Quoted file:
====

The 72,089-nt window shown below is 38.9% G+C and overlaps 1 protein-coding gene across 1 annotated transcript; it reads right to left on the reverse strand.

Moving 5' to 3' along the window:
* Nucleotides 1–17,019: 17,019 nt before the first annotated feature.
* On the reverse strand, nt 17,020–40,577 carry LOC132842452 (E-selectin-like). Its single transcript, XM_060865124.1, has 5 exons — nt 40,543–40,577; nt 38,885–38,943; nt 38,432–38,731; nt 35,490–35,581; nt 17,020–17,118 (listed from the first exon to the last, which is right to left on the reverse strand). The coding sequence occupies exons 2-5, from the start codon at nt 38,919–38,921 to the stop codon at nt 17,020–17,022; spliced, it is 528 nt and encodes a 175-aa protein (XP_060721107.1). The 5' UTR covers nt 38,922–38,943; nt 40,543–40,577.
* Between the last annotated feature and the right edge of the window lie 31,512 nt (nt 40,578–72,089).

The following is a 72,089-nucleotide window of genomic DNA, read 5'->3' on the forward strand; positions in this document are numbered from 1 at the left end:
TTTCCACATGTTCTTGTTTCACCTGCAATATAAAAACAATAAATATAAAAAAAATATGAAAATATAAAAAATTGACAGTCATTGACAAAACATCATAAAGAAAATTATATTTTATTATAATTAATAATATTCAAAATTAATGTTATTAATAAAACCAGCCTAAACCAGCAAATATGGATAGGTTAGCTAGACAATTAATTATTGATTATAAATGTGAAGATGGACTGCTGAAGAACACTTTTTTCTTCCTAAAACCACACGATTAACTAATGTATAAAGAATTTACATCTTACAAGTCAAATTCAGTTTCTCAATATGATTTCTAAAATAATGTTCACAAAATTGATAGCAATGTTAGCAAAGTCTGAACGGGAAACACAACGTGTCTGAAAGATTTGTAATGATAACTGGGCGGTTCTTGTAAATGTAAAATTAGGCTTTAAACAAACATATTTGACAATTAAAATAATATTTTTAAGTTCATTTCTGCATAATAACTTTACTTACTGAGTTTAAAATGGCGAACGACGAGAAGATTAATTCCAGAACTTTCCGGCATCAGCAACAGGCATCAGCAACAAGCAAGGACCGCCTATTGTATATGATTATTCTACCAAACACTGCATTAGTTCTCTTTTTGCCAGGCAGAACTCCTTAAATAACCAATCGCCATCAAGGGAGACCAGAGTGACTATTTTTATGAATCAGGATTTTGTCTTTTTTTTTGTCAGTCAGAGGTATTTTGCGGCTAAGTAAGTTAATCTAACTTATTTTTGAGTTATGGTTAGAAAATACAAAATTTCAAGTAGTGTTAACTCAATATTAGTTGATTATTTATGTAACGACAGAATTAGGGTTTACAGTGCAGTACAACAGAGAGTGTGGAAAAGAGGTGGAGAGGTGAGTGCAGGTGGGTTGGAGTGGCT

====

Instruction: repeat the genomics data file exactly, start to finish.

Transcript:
The 72,089-nt window shown below is 38.9% G+C and overlaps 1 protein-coding gene across 1 annotated transcript; it reads right to left on the reverse strand.

Moving 5' to 3' along the window:
* Nucleotides 1–17,019: 17,019 nt before the first annotated feature.
* On the reverse strand, nt 17,020–40,577 carry LOC132842452 (E-selectin-like). Its single transcript, XM_060865124.1, has 5 exons — nt 40,543–40,577; nt 38,885–38,943; nt 38,432–38,731; nt 35,490–35,581; nt 17,020–17,118 (listed from the first exon to the last, which is right to left on the reverse strand). The coding sequence occupies exons 2-5, from the start codon at nt 38,919–38,921 to the stop codon at nt 17,020–17,022; spliced, it is 528 nt and encodes a 175-aa protein (XP_060721107.1). The 5' UTR covers nt 38,922–38,943; nt 40,543–40,577.
* Between the last annotated feature and the right edge of the window lie 31,512 nt (nt 40,578–72,089).

The following is a 72,089-nucleotide window of genomic DNA, read 5'->3' on the forward strand; positions in this document are numbered from 1 at the left end:
TTTCCACATGTTCTTGTTTCACCTGCAATATAAAAACAATAAATATAAAAAAAATATGAAAATATAAAAAATTGACAGTCATTGACAAAACATCATAAAGAAAATTATATTTTATTATAATTAATAATATTCAAAATTAATGTTATTAATAAAACCAGCCTAAACCAGCAAATATGGATAGGTTAGCTAGACAATTAATTATTGATTATAAATGTGAAGATGGACTGCTGAAGAACACTTTTTTCTTCCTAAAACCACACGATTAACTAATGTATAAAGAATTTACATCTTACAAGTCAAATTCAGTTTCTCAATATGATTTCTAAAATAATGTTCACAAAATTGATAGCAATGTTAGCAAAGTCTGAACGGGAAACACAACGTGTCTGAAAGATTTGTAATGATAACTGGGCGGTTCTTGTAAATGTAAAATTAGGCTTTAAACAAACATATTTGACAATTAAAATAATATTTTTAAGTTCATTTCTGCATAATAACTTTACTTACTGAGTTTAAAATGGCGAACGACGAGAAGATTAATTCCAGAACTTTCCGGCATCAGCAACAGGCATCAGCAACAAGCAAGGACCGCCTATTGTATATGATTATTCTACCAAACACTGCATTAGTTCTCTTTTTGCCAGGCAGAACTCCTTAAATAACCAATCGCCATCAAGGGAGACCAGAGTGACTATTTTTATGAATCAGGATTTTGTCTTTTTTTTTGTCAGTCAGAGGTATTTTGCGGCTAAGTAAGTTAATCTAACTTATTTTTGAGTTATGGTTAGAAAATACAAAATTTCAAGTAGTGTTAACTCAATATTAGTTGATTATTTATGTAACGACAGAATTAGGGTTTACAGTGCAGTACAACAGAGAGTGTGGAAAAGAGGTGGAGAGGTGAGTGCAGGTGGGTTGGAGTGGCT